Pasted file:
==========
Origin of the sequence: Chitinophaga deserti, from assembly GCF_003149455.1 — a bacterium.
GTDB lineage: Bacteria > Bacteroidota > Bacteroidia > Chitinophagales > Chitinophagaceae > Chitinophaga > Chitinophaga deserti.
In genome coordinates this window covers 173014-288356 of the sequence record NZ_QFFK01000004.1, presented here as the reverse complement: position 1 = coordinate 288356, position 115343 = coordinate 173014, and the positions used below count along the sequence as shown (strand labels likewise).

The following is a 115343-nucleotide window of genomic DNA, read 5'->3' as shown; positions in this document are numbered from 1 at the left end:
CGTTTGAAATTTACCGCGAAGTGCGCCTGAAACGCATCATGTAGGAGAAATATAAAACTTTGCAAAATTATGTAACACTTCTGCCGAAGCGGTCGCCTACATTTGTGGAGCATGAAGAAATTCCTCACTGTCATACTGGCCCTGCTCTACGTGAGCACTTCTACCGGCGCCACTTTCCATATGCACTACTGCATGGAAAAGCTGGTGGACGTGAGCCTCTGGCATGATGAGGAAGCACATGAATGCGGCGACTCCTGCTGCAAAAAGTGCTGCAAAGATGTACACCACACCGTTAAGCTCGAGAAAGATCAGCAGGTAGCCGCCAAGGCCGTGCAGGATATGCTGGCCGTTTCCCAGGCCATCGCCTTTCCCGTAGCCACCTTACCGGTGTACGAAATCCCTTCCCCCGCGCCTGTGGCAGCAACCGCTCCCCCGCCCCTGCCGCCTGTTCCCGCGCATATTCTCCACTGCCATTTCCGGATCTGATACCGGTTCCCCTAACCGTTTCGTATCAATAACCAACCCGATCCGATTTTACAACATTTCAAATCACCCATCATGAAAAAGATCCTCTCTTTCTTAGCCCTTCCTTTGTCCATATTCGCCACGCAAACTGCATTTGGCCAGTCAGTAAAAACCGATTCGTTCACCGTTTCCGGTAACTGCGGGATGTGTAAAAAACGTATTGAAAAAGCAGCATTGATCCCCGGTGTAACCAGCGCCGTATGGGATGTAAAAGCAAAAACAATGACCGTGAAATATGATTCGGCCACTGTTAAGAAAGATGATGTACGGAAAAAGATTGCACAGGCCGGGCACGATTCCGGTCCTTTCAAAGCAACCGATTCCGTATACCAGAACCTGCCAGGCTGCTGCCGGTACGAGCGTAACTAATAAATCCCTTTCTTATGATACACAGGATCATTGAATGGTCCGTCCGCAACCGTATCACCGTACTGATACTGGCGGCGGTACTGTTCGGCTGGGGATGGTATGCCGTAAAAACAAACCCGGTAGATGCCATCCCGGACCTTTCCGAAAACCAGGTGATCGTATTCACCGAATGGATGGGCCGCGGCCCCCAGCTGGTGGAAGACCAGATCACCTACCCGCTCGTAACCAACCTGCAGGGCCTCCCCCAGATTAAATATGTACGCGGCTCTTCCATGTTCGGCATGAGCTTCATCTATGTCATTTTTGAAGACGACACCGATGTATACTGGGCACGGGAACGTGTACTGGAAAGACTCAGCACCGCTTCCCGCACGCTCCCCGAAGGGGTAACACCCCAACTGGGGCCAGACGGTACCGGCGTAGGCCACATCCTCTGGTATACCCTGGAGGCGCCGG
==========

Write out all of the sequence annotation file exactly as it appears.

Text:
Origin of the sequence: Chitinophaga deserti, from assembly GCF_003149455.1 — a bacterium.
GTDB lineage: Bacteria > Bacteroidota > Bacteroidia > Chitinophagales > Chitinophagaceae > Chitinophaga > Chitinophaga deserti.
In genome coordinates this window covers 173014-288356 of the sequence record NZ_QFFK01000004.1, presented here as the reverse complement: position 1 = coordinate 288356, position 115343 = coordinate 173014, and the positions used below count along the sequence as shown (strand labels likewise).

The following is a 115343-nucleotide window of genomic DNA, read 5'->3' as shown; positions in this document are numbered from 1 at the left end:
CGTTTGAAATTTACCGCGAAGTGCGCCTGAAACGCATCATGTAGGAGAAATATAAAACTTTGCAAAATTATGTAACACTTCTGCCGAAGCGGTCGCCTACATTTGTGGAGCATGAAGAAATTCCTCACTGTCATACTGGCCCTGCTCTACGTGAGCACTTCTACCGGCGCCACTTTCCATATGCACTACTGCATGGAAAAGCTGGTGGACGTGAGCCTCTGGCATGATGAGGAAGCACATGAATGCGGCGACTCCTGCTGCAAAAAGTGCTGCAAAGATGTACACCACACCGTTAAGCTCGAGAAAGATCAGCAGGTAGCCGCCAAGGCCGTGCAGGATATGCTGGCCGTTTCCCAGGCCATCGCCTTTCCCGTAGCCACCTTACCGGTGTACGAAATCCCTTCCCCCGCGCCTGTGGCAGCAACCGCTCCCCCGCCCCTGCCGCCTGTTCCCGCGCATATTCTCCACTGCCATTTCCGGATCTGATACCGGTTCCCCTAACCGTTTCGTATCAATAACCAACCCGATCCGATTTTACAACATTTCAAATCACCCATCATGAAAAAGATCCTCTCTTTCTTAGCCCTTCCTTTGTCCATATTCGCCACGCAAACTGCATTTGGCCAGTCAGTAAAAACCGATTCGTTCACCGTTTCCGGTAACTGCGGGATGTGTAAAAAACGTATTGAAAAAGCAGCATTGATCCCCGGTGTAACCAGCGCCGTATGGGATGTAAAAGCAAAAACAATGACCGTGAAATATGATTCGGCCACTGTTAAGAAAGATGATGTACGGAAAAAGATTGCACAGGCCGGGCACGATTCCGGTCCTTTCAAAGCAACCGATTCCGTATACCAGAACCTGCCAGGCTGCTGCCGGTACGAGCGTAACTAATAAATCCCTTTCTTATGATACACAGGATCATTGAATGGTCCGTCCGCAACCGTATCACCGTACTGATACTGGCGGCGGTACTGTTCGGCTGGGGATGGTATGCCGTAAAAACAAACCCGGTAGATGCCATCCCGGACCTTTCCGAAAACCAGGTGATCGTATTCACCGAATGGATGGGCCGCGGCCCCCAGCTGGTGGAAGACCAGATCACCTACCCGCTCGTAACCAACCTGCAGGGCCTCCCCCAGATTAAATATGTACGCGGCTCTTCCATGTTCGGCATGAGCTTCATCTATGTCATTTTTGAAGACGACACCGATGTATACTGGGCACGGGAACGTGTACTGGAAAGACTCAGCACCGCTTCCCGCACGCTCCCCGAAGGGGTAACACCCCAACTGGGGCCAGACGGTACCGGCGTAGGCCACATCCTCTGGTATACCCTGGAGGCGCCGG